The highest incidence of adverse effects of haloperidol include the CNS-involving extrapyramidal symptoms such as dystonia, akathisia, parkinsonism, tardive dyskinesia, and neuroleptic malignant syndrome. Overdose with haloperidol causes CNS depression characterized by deep, unarousable sleep and possible coma, hypotension or hypertension, extrapyramidal symptoms, dystonia, abnormal involuntary movements, agitation, seizures, arrhythmias, ECG changes (may show QT prolongation and torsade de pointes), hypothermia or hyperthermia, and autonomic nervous system dysfunction. Overdose with long-acting decanoate requires prolonged recovery time. Treatment is symptomatic and supportive in nature (see Table Antipsychotic Agents).

Fluphenazine Hydrochloride (Prolixin)

Fluphenazine (0.5 to 10 mg p.o. daily in divided doses q. 6 to 8 hours) is indicated in the management of manifestations of psychotic disorders. As depicted in Table 2, its potency equals that of haloperidol. In addition, similar to haloperidol it produces movement disorders such as akathisia, dystonia, parkinsonism, neuroleptic malignant syndrome, and tardive dyskinesia. The drug is available as fluphenazine decanoate and fluphenazine enanthate which are intended for depot injection, with an onset of action of 24 to 72 hours, and a duration of action of two weeks. Neuroleptics are not of any value if patients do not take them at the dosage that has been prescribed, or if their bodies do not absorb the orally administered drug effectively. It has been estimated that 10 to 25% of schizophrenic inpatients somehow fail to ingest the prescribed dosage, and that 25 to 50% of schizophrenic outpatients deviate from or default on their medication regimens. This has obvious consequences in terms of the relapse rate and revolving door syndrome.

The development of long-acting formulations, both injectable and oral, carries the potential to remedy these two treatment liabilities. These new formulations have already made an impact on the treatment of the unreliable drug taker, the poor oral absorbers, and those patients being treated in outpatient settings who are too ill to assume responsibility for their own drug taking. These long-acting psychotropics are remarkably free of side effects when given for extended periods. Full blood counts, urinalysis, and renal function tests are essentially normal, even after years of continuous treatment with these drugs. The only significant hazard that is associated with the continuous, prolonged use of these medications is tardive dyskinesia. There are indications, however, that the injectable psycho-tropic drugs produce less, or less persistent, tardive dyskinesia than do the orally administered neuroleptics. This is probably due to the fact that the injectable forms can be given in lower dosages. See also Phenothiazine Derivatives.

Droperidol (Inapsine)

Droperidol is used as an adjunct for induction and maintenance of general anesthesia and as an anesthetic in diagnostic procedures. Droperidol, which has antiemetic properties, causes marked sedation and potentiates the CNS depressant effects of alcohol, hypnotic-sedatives, and numerous psychoactive agents. Droperidol is absorbed well through an IM injection — sedation begins in 3 minutes, peaks at 30 minutes, and lasts for 2 to 4 hours. Droperidol is metabolized by the liver to p-fluoro-phenylacetic acid and p-hydroxypiperidine, and its metabolites are excreted in urine and feces.

Prochlorperazine (Compazine)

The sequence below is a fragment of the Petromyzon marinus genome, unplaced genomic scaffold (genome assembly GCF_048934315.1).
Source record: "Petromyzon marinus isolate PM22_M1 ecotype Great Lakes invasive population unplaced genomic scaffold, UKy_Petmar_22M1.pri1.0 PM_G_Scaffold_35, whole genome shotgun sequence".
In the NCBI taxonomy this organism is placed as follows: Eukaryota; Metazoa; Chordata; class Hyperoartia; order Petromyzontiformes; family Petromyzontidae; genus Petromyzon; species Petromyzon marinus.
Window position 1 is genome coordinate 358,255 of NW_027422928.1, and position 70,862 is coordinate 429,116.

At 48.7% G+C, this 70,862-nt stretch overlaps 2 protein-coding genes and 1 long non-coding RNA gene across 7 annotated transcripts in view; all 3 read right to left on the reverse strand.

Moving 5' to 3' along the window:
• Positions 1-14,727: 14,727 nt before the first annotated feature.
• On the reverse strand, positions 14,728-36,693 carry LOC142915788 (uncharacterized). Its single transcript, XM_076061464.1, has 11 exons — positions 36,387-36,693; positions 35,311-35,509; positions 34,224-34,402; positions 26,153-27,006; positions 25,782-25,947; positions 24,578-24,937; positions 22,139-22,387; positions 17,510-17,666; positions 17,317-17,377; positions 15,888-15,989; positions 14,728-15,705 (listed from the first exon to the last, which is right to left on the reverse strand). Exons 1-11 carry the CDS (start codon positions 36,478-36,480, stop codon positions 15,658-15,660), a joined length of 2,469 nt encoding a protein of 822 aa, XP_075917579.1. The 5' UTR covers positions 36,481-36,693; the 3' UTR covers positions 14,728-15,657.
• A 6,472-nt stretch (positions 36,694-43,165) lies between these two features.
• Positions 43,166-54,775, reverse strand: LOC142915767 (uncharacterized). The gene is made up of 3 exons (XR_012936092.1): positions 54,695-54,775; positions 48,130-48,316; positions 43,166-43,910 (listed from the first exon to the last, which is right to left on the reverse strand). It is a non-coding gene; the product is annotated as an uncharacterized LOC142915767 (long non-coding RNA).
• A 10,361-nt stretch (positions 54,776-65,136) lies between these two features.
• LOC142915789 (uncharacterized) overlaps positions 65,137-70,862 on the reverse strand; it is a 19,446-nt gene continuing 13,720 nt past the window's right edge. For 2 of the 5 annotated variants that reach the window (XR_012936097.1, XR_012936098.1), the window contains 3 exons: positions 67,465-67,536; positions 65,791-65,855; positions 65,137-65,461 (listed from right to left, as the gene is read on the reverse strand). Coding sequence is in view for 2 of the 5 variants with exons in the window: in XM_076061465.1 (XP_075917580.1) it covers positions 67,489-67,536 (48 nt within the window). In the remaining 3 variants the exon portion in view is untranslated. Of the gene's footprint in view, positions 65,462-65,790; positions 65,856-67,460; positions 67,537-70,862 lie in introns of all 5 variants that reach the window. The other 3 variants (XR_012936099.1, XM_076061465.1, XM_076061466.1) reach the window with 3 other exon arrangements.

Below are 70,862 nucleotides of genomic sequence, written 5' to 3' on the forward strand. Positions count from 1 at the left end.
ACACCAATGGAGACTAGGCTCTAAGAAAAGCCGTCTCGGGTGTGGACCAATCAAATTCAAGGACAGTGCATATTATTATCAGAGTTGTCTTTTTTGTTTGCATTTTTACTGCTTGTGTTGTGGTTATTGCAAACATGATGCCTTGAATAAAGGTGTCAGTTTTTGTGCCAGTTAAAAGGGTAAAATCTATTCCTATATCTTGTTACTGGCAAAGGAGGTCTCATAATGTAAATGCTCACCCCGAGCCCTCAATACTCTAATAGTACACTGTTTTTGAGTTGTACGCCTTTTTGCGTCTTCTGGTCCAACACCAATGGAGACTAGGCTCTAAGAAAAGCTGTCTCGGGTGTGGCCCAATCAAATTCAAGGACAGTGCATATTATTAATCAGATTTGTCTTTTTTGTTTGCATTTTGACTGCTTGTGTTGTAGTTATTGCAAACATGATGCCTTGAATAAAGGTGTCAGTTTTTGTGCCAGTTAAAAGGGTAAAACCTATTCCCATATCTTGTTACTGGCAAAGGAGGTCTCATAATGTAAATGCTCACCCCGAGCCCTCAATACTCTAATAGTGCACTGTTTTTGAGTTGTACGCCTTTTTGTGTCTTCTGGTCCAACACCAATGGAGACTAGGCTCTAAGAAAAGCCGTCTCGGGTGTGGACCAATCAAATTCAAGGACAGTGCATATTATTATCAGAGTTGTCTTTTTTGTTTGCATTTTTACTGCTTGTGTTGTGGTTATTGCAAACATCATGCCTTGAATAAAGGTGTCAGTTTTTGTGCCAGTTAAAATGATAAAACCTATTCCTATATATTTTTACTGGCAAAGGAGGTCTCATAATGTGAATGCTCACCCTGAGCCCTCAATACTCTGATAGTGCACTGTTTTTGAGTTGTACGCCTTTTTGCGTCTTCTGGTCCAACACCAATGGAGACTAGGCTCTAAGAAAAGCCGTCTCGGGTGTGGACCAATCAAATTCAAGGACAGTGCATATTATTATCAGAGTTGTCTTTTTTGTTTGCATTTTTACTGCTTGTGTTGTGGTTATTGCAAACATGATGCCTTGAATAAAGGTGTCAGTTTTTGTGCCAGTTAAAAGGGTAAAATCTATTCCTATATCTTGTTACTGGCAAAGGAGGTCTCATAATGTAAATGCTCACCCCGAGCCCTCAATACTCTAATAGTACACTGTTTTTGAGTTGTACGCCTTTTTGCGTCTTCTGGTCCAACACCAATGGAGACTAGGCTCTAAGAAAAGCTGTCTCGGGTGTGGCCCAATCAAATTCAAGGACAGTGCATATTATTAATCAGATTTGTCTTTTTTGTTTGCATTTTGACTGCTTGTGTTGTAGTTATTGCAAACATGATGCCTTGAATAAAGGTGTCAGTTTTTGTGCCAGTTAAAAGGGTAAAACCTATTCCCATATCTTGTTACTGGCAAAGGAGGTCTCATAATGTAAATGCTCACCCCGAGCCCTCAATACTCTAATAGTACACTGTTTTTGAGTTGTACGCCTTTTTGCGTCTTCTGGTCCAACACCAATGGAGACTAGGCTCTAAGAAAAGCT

Prochlorperazine, an antiemetic and antipsychotic agent, is indicated in controlling preoperative nausea (5 to 10 mg IM 1 to 2 hours before induction of anesthesia) and severe nausea and vomiting (5 to 10 mg p.o. t.i.d.) associated with circulating physical agents (radiation therapy and virus particles) and chemical agents (toxins and cancer chemotherapeutic agents).

Prochlorperazine is thought to exert its antipsychotic effects by postsynaptic blockade of CNS dopamine receptors, thus inhibiting dopamine-mediated effects. Its anti-emetic effects are attributed to dopamine receptor blockade in the medullary chemoreceptor trigger zone.

Prochlorperazine causes sedation, has weak anticholin-ergic properties, and produces a high incidence of movement disorders.

Concomitant use of prochlorperazine with sympathomimetics, including epinephrine, phenylephrine, phenylpropranolamine, and ephedrine (often found in nasal sprays), and with appetite suppressants may decrease their stimulatory and pressor effects and may cause epinephrine reversal (hypotensive response to epinephrine).

Prochlorperazine may inhibit BP response to centrally acting antihypertensive drugs such as guanethidine, guanabenz, guanadrel, clonidine, methyldopa, and reserpine. Additive effects are likely after concomitant use of prochlorperazine with CNS depressants, including alcohol, analgesics, barbiturates, narcotics, tranquilizers, and anesthetics (general, spinal, or epidural), and parenteral magnesium sulfate (oversedation, respiratory depression, and hypotension); antiarrhythmic agents, quinidine, disopyramide, and procainamide (increased incidence of cardiac arrhythmias and conduction defects); atropine and other anticholinergic drugs, including antidepressants, monoamine oxidase inhibitors, phenothiazines, antihistamines, meperidine, and antiparkinsonian agents (oversedation, paralytic ileus, visual changes, and severe constipation); nitrates (hypotension); and metrizamide (increased risk of convulsions).

Beta-blocking agents may inhibit prochlorperazine metabolism, increasing plasma levels and toxicity.

Concomitant use with propylthiouracil increases the risk of agranulocytosis; concomitant use with lithium may result in severe neurologic toxicity with an encephalitis-like syndrome, and in decreased therapeutic response to prochlorperazine.

Pharmacokinetic alterations and subsequent decreased therapeutic response to prochlorperazine may follow concomitant use with phenobarbital (enhanced renal excretion); aluminum- and magnesium-containing antacids and antidiarrheals (decreased absorption); caffeine, or heavy smoking (increased metabolism).

Prochlorperazine may antagonize the therapeutic effect of bromocriptine on prolactin secretion; it also may decrease the vasoconstricting effects of high-dose dopamine and may decrease effectiveness and increase toxicity of levodopa (by dopamine blockade). Prochlorperazine may inhibit metabolism and increase toxicity of phenytoin.